Issue 
A&A
Volume 572, December 2014



Article Number  A40  
Number of page(s)  13  
Section  Extragalactic astronomy  
DOI  https://doi.org/10.1051/00046361/201423805  
Published online  26 November 2014 
Online material
Appendix A: Properties H_{2} transitions
In this Appendix we provide the spectra and line fluxes derived from fitting two Gaussian components to the emissionline spectra of the various H_{2} transitions in regions A, B and C.
Appendix A.1: Method
For each of the seven H_{2} transitions in our SINFONI data we extracted an emissionline spectrum from a circular aperture of 13 spaxels centered around the peak flux in regions A, B and C (similar to what is shown in Fig. 1 for H_{2} 1−0 S(1)).
As mentioned in Sect. 2, we used an IDL routine based on the MPFIT package to perform the linefitting. We used a threecomponent model to simultaneously fit the continuum and both the narrow and broad component of the emission lines. The continuum was fitted using a linear term, whereas a Gaussian profile was used for each emissionline component.
As can be seen in Fig. A.1, the signaltonoise of some of the lines is too low to derive accurate results when using this multicomponent analysis without placing any constraints on the linefitting procedure. To reduce the uncertainties of the fitting and obtain more robust measurements of the line fluxes, we assume that all transitions share the same kinematics. We first performed
the fitting routine on the strong 1−0 S(1) 2.1218 μm line without placing constraints on the linefitting parameters. Subsequently, we used these results to fix the position and line width (both in km s^{1}) of the narrow and broad component of the other emission lines.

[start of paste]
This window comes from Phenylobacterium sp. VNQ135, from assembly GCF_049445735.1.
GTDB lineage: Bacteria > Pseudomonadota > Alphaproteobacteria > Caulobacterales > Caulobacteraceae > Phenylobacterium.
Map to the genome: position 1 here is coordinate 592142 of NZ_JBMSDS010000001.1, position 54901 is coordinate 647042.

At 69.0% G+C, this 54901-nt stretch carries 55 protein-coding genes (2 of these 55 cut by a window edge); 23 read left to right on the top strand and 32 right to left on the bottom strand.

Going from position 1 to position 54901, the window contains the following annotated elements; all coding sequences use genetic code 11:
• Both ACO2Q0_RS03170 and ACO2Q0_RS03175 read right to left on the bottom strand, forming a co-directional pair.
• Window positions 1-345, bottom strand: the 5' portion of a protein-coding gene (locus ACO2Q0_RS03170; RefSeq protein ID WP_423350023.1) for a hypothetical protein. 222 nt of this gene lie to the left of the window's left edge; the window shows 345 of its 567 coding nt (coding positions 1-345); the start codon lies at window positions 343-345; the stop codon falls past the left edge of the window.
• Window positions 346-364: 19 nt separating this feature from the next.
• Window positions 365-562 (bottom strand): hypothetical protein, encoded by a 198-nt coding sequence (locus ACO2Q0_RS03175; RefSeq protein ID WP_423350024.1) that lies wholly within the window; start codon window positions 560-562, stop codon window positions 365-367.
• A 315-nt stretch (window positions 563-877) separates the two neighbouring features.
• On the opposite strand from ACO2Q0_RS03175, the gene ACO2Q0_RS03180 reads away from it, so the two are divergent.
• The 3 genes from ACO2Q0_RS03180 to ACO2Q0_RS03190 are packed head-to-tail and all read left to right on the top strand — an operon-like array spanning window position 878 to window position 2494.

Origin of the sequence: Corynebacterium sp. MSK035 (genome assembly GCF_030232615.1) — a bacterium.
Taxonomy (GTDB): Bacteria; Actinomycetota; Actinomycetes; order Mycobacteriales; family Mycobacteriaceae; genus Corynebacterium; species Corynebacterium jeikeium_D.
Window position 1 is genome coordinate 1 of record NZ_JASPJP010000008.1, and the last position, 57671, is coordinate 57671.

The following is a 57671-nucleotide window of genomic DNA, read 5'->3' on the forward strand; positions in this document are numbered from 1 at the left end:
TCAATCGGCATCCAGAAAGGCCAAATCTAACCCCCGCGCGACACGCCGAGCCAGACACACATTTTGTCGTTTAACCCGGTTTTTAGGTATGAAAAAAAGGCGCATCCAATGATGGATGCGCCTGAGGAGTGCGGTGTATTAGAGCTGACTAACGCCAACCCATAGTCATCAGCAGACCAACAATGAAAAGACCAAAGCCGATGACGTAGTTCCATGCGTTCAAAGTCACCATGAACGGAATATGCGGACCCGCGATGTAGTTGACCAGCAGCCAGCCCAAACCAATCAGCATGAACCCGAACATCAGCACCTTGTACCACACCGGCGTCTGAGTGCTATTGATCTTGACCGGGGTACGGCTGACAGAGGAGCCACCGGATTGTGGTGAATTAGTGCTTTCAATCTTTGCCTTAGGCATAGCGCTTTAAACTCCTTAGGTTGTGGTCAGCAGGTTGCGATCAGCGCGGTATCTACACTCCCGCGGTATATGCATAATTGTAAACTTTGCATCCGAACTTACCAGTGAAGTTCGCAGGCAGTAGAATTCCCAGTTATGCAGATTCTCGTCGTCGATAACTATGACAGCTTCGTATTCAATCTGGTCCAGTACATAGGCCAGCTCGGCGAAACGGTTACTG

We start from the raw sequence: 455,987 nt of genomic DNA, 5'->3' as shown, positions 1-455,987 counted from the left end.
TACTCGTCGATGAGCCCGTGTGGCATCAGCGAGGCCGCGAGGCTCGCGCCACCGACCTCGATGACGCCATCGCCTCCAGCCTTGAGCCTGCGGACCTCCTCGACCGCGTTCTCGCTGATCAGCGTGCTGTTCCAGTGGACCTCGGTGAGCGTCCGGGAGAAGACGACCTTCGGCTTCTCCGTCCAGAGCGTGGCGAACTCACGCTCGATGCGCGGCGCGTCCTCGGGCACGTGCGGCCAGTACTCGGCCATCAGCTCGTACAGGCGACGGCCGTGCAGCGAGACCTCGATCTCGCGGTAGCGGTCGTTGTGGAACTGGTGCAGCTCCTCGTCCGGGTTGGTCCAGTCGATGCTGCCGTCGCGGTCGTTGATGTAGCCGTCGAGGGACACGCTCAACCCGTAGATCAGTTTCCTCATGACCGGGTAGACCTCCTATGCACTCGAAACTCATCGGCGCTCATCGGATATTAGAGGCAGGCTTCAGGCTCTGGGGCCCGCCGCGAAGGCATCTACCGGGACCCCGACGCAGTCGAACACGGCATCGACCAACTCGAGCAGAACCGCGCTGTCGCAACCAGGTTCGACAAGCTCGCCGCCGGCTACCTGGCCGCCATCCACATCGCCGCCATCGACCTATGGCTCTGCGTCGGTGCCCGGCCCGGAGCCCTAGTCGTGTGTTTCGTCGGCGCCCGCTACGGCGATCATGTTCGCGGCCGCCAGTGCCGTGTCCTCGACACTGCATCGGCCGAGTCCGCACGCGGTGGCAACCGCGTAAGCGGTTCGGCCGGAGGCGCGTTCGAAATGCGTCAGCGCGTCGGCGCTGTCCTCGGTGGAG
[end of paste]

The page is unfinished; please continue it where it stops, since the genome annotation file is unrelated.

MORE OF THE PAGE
The uncertainties of the flux measurements were calculated using a Monte Carlo technique. This method consists of measuring the noise in the spectra as the rootmeansquare of the residuals after the subtraction of our multicomponent model. Taking this estimation of the noise into account, we construct a total of 500 independent simulations/realizations of the spectra, where the lines are again fitted. These simulations yield distributions of each free parameter of our model. The uncertainty of each parameter is then defined as the standard deviation of its corresponding distribution.
Appendix A.2: Results
In Fig. A.1 we show the results of the linefitting procedure. In Table A.1 we summarize the line ratios for the broad and narrow component with respect to the flux of the 1−0 S(1) 2.1218 μm line. The upper limits are defined as 1sigma detections, using the noise estimation from the Monte Carlo method described in Sect. A.1.
Flux ratios of the broad and narrow components of all seven H_{2} lines in our SINFONI data with respect to 1−0 S(1) in regions A, B and C.
Fig. A.1
Emissionline spectra and 2component Gaussian fit of the various H_{2} transitions in regions A, B and C. The spectra were extracted from a circular aperture of 13 spaxels, centered on the broadcomponent H_{2} feature in each region. The line width and shift between the peak of the narrow and broad component were constrained in velocity to those of the strong 1−0 S(1) line. A straight line was fitted to the continuum across a wide velocity range of −1800 to +1800 km s^{1} in order to handle potential features in the continuum (see, e.g., the H_{2} 1−0S(3) transition in region B). However, a smaller velocity range is plotted in the figures to highlight the details of the fits to the emission lines. After extracting flux measurements, for visualisation purposes the spectra in the plots were normalized to the fitted continuum. 

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